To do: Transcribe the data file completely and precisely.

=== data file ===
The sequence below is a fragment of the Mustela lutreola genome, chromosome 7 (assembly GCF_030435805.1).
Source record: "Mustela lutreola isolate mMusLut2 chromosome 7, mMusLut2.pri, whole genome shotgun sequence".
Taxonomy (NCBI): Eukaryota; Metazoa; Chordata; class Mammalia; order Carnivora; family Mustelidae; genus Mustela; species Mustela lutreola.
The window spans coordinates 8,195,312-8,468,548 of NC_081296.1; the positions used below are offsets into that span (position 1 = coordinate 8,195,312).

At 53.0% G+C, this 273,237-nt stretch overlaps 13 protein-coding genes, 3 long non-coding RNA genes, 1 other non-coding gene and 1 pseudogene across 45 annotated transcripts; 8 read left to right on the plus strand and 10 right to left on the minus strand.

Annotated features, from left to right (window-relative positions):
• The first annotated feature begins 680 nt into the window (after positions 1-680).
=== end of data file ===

The sequence below is a fragment of the Mustela lutreola genome, chromosome 7 (assembly GCF_030435805.1).
Source record: "Mustela lutreola isolate mMusLut2 chromosome 7, mMusLut2.pri, whole genome shotgun sequence".
Taxonomy (NCBI): Eukaryota; Metazoa; Chordata; class Mammalia; order Carnivora; family Mustelidae; genus Mustela; species Mustela lutreola.
The window spans coordinates 8,195,312-8,468,548 of NC_081296.1; the positions used below are offsets into that span (position 1 = coordinate 8,195,312).

At 53.0% G+C, this 273,237-nt stretch overlaps 13 protein-coding genes, 3 long non-coding RNA genes, 1 other non-coding gene and 1 pseudogene across 45 annotated transcripts; 8 read left to right on the plus strand and 10 right to left on the minus strand.

Annotated features, from left to right (window-relative positions):
• The first annotated feature begins 680 nt into the window (after positions 1-680).